Current Walks

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May 2022

Dorothy L Sayers’ Bloomsbury

Saturday 14 May at 2pm – Guide: Sue McCarthy

Dorothy L Sayers, one of the “golden age” crime writers between the first and second world wars, lived and worked in Holborn and Bloomsbury  – as did her alter ego, Harriet Vane and other familiar characters from the novels and short stories.  

 See places from which she took inspiration for her detective fiction; find out more about Sayers’ characters and about the woman who brought them all to life.

 Meet Holborn Station and finish close to Russell Square.

Street Haunting: the Female Flâneur

Sunday 22 May at 2pm – Guide: Sue McCarthy

In the late 19th and early 20th centuries Charlotte Mew, Dorothy Richardson and Virginia Woolf all drew inspiration from walking alone in London; observing and enjoying street life. Woolf called it “street haunting”. The sights and sounds of London run through their novels, stories, essays and poetry. On this two hour walk through the streets and squares of Bloomsbury we see where they lived and walked and how walks influenced their writing.

Ada Salter: Beautifying Bermondsey

Sunday 29 May at 2pm – Guide: Sue McCarthy

Ada Salter was the first female mayor in London and the first Labour woman mayor in the British Isles. With her husband, local doctor and MP Dr Alfred Salter, she made a significant impact on health, housing, employment and labour relations, helping to make Bermondsey world famous for its flowers and its Garden City estate, still occupied today.  Find out about the legacy of Ada on this charming riverside walk, which tells her story from the Bermondsey Uprising of women jam factory workers in 1911, to her years as a pacifist in the First World War, and her radical policies as Bermondsey Councillor.

June 2022

Dodging the Blitz: Bloomsbury Second World War Novels

Friday 3 June 2pm – Guide Oonagh Gay

Graham Greene’s End of the Affair and the Ministry of Fear are directly taken from his wartime experiences and love affairs in Bloomsbury as an air raid warden. Elizabeth Bowen and Muriel Spark are other writers who transposed war time events into their literary output. Pat Barker and Sarah Waters have used the period and location brilliantly in recent novels to emphasise the female experience of war. This walk highlights important events which formed the basis of these novels, and looks at some of the main landmarks of the Blitz in Bloomsbury.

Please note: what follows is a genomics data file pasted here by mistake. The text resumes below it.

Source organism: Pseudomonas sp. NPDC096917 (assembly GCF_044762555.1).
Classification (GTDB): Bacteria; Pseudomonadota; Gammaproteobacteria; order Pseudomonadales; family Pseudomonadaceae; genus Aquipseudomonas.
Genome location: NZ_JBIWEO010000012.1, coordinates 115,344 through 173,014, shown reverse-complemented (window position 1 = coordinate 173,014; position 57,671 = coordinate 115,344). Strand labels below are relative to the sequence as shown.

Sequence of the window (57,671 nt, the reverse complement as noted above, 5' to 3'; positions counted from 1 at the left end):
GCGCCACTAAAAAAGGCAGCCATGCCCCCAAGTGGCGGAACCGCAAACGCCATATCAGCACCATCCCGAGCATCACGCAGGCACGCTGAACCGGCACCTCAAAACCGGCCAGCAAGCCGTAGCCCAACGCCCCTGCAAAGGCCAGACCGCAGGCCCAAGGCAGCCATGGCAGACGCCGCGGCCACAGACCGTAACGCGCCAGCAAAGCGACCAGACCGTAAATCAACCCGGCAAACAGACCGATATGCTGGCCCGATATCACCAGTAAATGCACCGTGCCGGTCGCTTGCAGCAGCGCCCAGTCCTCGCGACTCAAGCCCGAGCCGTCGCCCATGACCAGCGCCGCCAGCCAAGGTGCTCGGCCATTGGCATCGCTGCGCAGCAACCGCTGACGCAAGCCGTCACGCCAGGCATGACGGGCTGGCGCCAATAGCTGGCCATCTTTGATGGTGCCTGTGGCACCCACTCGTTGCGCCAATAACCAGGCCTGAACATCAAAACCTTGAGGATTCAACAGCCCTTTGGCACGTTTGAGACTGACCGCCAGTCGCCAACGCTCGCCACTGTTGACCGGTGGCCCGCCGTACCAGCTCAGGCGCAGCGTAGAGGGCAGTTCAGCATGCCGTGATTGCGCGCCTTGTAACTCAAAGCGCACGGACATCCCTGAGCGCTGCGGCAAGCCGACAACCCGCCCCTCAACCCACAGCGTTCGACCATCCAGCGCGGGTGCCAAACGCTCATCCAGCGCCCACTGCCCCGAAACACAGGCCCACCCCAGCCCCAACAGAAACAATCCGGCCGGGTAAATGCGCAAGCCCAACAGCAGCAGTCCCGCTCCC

Fanny Wilkinson’s Green Lungs for London

Sunday 12 June at 4pm – Guide – Sue McCarthy

This walk from Tottenham Court Road through St Giles and Bloomsbury celebrates the life and work of Fanny Wilkinson, the first professional female landscape gardener: champion of tree planting for clean air and responsible for many of London’s parks and green spaces. Find out more about her life and legacy and see some of her work.

This walk is part of London Open Garden Squares Weekend

Discovering the Salters in Bermondsey

Saturday 25 June at 2pm – Guide – Oonagh Gay

Ada Salter was the first female mayor in London and the first Labour woman mayor in the British Isles. With her husband, local doctor and MP Dr Alfred Salter, she made a significant impact on health, housing, employment and labour relations, helping to make Bermondsey world famous for its flowers and its Garden City estate, still occupied today. Her daughter Joyce, pictured above, lived and died with Ada. Find out about the legacy of the Salters on this charming riverside walk, which tells their story from the Bermondsey Uprising of women jam factory workers in 1911, to their years as pacifists in the First World War, and radical policies on public health.  

July 2022

Street Haunting: the female flâneur

Saturday 9 July at 2pm – Guide – Sue McCarthy

In the late 19th and early 20th centuries Charlotte Mew, Dorothy Richardson and Virginia Woolf all drew inspiration from walking alone in London; observing and enjoying street life. Woolf called it “street haunting”. The sights and sounds of London run through their novels, stories, essays and poetry. On this two hour walk through the streets and squares of Bloomsbury we see where they lived and walked and how walks influenced their writing.

Ada Salter: Beautifying Bermondsey

Sunday 10 July at 2pm – Guide – Sue McCarthy

Ada Salter was the first female mayor in London and the first Labour woman mayor in the British Isles. With her husband, local doctor and MP Dr Alfred Salter, she made a significant impact on health, housing, employment and labour relations, helping to make Bermondsey world famous for its flowers and its Garden City estate, still occupied today.  Find out about the legacy of Ada on this charming riverside walk, which tells her story from the Bermondsey Uprising of women jam factory workers in 1911, to her years as a pacifist in the First World War, and her radical policies as Bermondsey Councillor.

Barking- End of the Line

Sunday 24 July 2pm – Guide – Sue McCarthy

This circular walk around Barking takes us past landmarks associated with its medieval abbey, its once huge fishing fleet, the noxious industries and civic pride of the 19th and 20th centuries, right up to today’s riverside regeneration.

Along the way we learn where Capt. Cook was married and where a local suffragette entertained Mrs Pankhurst. We find out what links prison reformer Elizabeth Fry to Barking’s stunning Sikh temple and why there is a memorial to the victims of asbestosis.

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